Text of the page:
I Don’t Think You’re Ready for This Jelly

One of the most photographed animals at the Aquarium, the Pacific sea nettles, are easily one of the most bizarre creatures on display. These brainless, eye-less creatures are almost 95% water! With no eyes to help detect their food, they rely on light-sensing organs.

Did you know that tomorrow, November 3, is World Jellyfish Day?!

To celebrate, today on Deep Sea Diary, we are going to interview one of our Aquarists, Eric.

Eric is our resident “jelly man.” He has been working with Ripley’s Aquarium of Canada since 2014 and has always been a vital part of our jellyfish husbandry team. He currently takes care of our Pacific sea nettles, moon jellies and works with culturing live foods such as zooplankton.

Eric, aka Jelly Man, is an aquarist at Ripley’s Aquarium of Canada.

How did you get involved working with jellyfish?

“It all started with an internship at an aquarium. A lot of my daily tasks required me to work with jellyfish. One day, my supervisor was showing me how to feed sea nettles and he got stung. I asked him what it felt like to be stung and he responded with “Oh, I don’t feel it anymore.” That really lowered my fear of working with jellyfish – I actually got excited and curious about getting stung myself!”

What does it feel like to get stung?

It ranges from an irritating itch to individual pins and needles poking you. The worst one I ever got felt like getting a scratch and then cleaning it with rubbing alcohol for hours.

Moon jellies can grow up to 40cm in diameter and can be found in the Atlantic Ocean. These jellyfish are capable of life cycle reversal, where individuals grow younger instead of older! At Ripley’s Aquarium of Canada, we grow our own moon jellies to display in our Life Cycles Exhibit.

What is your favourite part about working with jellyfish?

I think my favourite part is knowing that you can get them super big and beautiful by doing some of the simplest things like feeding them and keeping their exhibit clean. Also cultivating jellyfish is still very new in the aquarium world and being able to learn so much about jellyfish and their niche always keeps me interested.

How is caring for jellyfish different than caring for fish?

Besides the fact that their tanks are round, not square, they also are an animal that can’t communicate with body language or anything. They can respond with certain behaviours such as retracting their arms from water turbulence or pulsing when they encounter a current but otherwise they are animals that most people don’t understand and I enjoy that!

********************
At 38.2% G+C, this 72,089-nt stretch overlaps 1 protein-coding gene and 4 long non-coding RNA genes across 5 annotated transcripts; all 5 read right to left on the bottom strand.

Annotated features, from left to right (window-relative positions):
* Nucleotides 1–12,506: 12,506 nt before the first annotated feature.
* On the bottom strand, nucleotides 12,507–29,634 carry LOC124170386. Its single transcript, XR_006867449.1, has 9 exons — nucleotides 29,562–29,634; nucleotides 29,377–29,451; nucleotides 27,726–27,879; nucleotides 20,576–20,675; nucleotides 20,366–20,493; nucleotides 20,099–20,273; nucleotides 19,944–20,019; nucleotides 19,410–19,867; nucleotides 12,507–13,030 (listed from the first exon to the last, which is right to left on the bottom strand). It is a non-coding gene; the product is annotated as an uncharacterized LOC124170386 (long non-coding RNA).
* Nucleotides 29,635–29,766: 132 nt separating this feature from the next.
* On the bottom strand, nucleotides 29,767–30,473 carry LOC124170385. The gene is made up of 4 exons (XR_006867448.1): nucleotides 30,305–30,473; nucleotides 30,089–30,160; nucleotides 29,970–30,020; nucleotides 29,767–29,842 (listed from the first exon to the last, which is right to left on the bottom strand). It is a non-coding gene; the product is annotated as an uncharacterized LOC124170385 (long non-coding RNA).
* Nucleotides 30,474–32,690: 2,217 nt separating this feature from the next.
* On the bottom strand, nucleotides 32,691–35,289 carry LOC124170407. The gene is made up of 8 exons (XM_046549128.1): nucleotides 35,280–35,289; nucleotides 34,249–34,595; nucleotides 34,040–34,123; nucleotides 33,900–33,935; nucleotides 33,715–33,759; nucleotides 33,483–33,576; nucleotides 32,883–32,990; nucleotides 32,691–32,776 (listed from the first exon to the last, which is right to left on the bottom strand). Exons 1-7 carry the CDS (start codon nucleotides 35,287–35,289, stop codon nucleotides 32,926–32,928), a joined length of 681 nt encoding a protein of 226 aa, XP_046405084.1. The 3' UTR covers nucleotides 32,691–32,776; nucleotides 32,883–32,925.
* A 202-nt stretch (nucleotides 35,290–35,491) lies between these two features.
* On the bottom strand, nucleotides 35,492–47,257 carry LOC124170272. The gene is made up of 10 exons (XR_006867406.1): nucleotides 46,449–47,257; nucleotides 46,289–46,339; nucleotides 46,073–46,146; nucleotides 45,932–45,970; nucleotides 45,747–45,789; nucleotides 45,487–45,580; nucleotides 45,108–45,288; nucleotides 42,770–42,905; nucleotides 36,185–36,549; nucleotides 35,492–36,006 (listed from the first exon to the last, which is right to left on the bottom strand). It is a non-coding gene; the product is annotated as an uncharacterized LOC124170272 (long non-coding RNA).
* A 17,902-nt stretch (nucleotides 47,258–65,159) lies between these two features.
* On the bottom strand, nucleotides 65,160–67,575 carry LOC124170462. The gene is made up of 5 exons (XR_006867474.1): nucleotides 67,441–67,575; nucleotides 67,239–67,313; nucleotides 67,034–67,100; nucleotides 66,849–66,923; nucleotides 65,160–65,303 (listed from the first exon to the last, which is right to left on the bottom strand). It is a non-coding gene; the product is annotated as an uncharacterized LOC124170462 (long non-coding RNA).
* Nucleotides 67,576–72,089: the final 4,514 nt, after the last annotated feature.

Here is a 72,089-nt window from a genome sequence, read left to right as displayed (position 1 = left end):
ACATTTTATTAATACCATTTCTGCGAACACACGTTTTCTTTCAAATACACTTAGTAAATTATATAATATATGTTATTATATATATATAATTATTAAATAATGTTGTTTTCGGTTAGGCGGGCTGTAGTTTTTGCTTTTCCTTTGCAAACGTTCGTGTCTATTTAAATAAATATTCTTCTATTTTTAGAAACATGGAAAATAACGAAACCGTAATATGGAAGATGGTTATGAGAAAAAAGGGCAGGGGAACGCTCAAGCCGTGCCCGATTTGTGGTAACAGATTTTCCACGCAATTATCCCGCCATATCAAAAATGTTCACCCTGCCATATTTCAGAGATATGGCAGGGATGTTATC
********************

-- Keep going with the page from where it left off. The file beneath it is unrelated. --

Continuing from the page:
Upside down jellies lie on the bottom of the ocean (upside down) to expose their algae covered arms to the sun. When disturbed, these jellyfish will swim off the bottom of the ocean or excrete stinging cells contained within mucus as a defence.

What is your favourite jellyfish?

Carukia barnesi, also known as Irukandji jellyfish. They are the about size of your pinky finger and can deliver incredibly painful, venomous stings which can result in a powerful sense of impending doom and even death!

If you want to learn all about jellyfish, their care, what they eat and how they work, check out our blog post Jellyfish 101.

Have a question about the Aquarium, or something you would like to see on Deep Sea Diary? Comment below for the chance for your question to be featured in our monthly Q&A post!

Jellyfish 101

What is a jellyfish, and how do you take care of them?! A question on every visitor’s mind.

Being neither fish nor delicious fruit preserve, the name “jellyfish” is a bit of a misnomer.  Typically referred to as sea jellies, or just “jellies”, these animals belong to a larger collection of animals referred to as Cnidaria, and are more closely related to sea anemones and corals than they are to actual fish. They evolved over 580 million years ago when their ancestors laid claim to the planktonic, venomous marine predator niche of the food chain. And they’ve held onto it firmly ever since.